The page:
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Abstract: PO2226

Integrated Analysis of the DNA Methylome, Transcriptome, and Proteome in Human Glomerular and Tubulointerstitial Compartments

Session Information

Category: Pathology and Lab Medicine

  • 1601 Pathology and Lab Medicine: Basic

Authors

  • Parikh, Samir V., The Ohio State University Wexner Medical Center, Columbus, Ohio, United States
  • Collins, Kimberly S., Indiana University School of Medicine, Indianapolis, Indiana, United States
  • Melo ferreira, Ricardo, Indiana University School of Medicine, Indianapolis, Indiana, United States
  • Cheng, Yinghua, Indiana University School of Medicine, Indianapolis, Indiana, United States
  • Barwinska, Daria, Indiana University School of Medicine, Indianapolis, Indiana, United States
  • Ferkowicz, Michael J., Indiana University School of Medicine, Indianapolis, Indiana, United States
  • Dunn, Ken, Indiana University School of Medicine, Indianapolis, Indiana, United States
  • Kelly, Katherine J., Indiana University School of Medicine, Indianapolis, Indiana, United States
  • Sutton, Timothy A., Indiana University School of Medicine, Indianapolis, Indiana, United States
  • Shapiro, John P., The Ohio State University Wexner Medical Center, Columbus, Ohio, United States
  • Rovin, Brad H., The Ohio State University Wexner Medical Center, Columbus, Ohio, United States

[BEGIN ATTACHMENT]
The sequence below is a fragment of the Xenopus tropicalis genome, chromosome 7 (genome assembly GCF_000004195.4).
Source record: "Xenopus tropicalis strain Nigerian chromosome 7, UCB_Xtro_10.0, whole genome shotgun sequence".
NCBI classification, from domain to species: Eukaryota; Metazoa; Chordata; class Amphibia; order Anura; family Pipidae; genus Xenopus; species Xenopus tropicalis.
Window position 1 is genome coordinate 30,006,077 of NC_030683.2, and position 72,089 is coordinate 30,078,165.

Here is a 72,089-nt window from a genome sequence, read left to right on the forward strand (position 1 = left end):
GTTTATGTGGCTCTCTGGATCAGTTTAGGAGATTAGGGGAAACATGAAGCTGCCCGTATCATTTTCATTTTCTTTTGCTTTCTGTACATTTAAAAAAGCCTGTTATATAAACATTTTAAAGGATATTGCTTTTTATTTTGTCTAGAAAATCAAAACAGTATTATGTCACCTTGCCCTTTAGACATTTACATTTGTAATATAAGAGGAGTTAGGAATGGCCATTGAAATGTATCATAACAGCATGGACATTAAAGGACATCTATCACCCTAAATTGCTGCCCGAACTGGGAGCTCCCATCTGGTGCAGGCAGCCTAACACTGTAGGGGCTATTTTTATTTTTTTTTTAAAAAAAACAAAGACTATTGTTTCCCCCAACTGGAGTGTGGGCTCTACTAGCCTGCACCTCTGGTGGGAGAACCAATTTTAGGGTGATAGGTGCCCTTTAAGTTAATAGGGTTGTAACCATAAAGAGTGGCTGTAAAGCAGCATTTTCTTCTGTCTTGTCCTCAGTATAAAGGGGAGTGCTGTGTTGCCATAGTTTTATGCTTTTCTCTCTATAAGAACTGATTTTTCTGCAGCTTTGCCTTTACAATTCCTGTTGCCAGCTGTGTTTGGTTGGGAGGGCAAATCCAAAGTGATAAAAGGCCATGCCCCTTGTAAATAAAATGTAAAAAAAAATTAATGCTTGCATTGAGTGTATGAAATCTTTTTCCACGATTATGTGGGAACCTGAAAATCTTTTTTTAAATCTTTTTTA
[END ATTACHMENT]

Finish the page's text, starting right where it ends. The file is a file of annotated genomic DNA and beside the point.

• Dagher, Pierre C., Indiana University School of Medicine, Indianapolis, Indiana, United States
  • El-Achkar, Tarek M., Indiana University School of Medicine, Indianapolis, Indiana, United States
  • Eadon, Michael T., Indiana University School of Medicine, Indianapolis, Indiana, United States
Background

The interplay between the human DNA methylome, transcriptome, and proteome in the kidney glomerulus and tubulointerstitium is incompletely understood. Promoter sequence methylation is often thought to contribute to gene and protein expression regulation. We hypothesized that promoter sequence methylation would explain differential protein expression between the glomerulus and tubulointerstitium.

Methods

Nine reference nephrectomies underwent laser microdissection of the glomeruli and tubulointerstitium. DNA methylation sequencing, RNA sequencing, and mass spectrometry quantification of peptides was completed for both compartments in the samples. Datasets were dimensionally reduced to match expressed proteins (N = 4600). Regions of hypermethylation in promoter sequences, introns, and exons were assessed and compared to corresponding protein and mRNA expression.

Results

At least three patterns of hypermethylation were observed across the methylome: promoter sequence, intronic, and exonic methylation. In many cases, promoter sequence or exonic methylation of the tubulointerstitium correlated with a higher glomerular to tubulointerstitial protein and mRNA expression ratio. Likewise, increased tubulointerstitial protein or mRNA expression was associated with glomerular hypermethylation of promoter or exonic regions. For example, Uromodulin (UMOD) protein and mRNA expression were higher in the tubulointerstitium than the glomerulus. The strongest regions of uromodulin hypermethylation were observed in exons 9 and 10 of the glomerular compartment, although hypermethylation was also observed in the promoter sequence and two intronic regions of the tubulointerstitium. In contrast, regions of hypermethylation of Apolipoprotein L1 (APOL1) were exclusively confined to the tubulointerstitium, distributed in all three patterns.

Conclusion

Promoter sequence methylation alone does not explain differential expression patterns between the glomerular and tubulointerstitial compartments. Hypermethylation of exonic regions also contributes to expression regulation.

Funding

  • NIDDK Support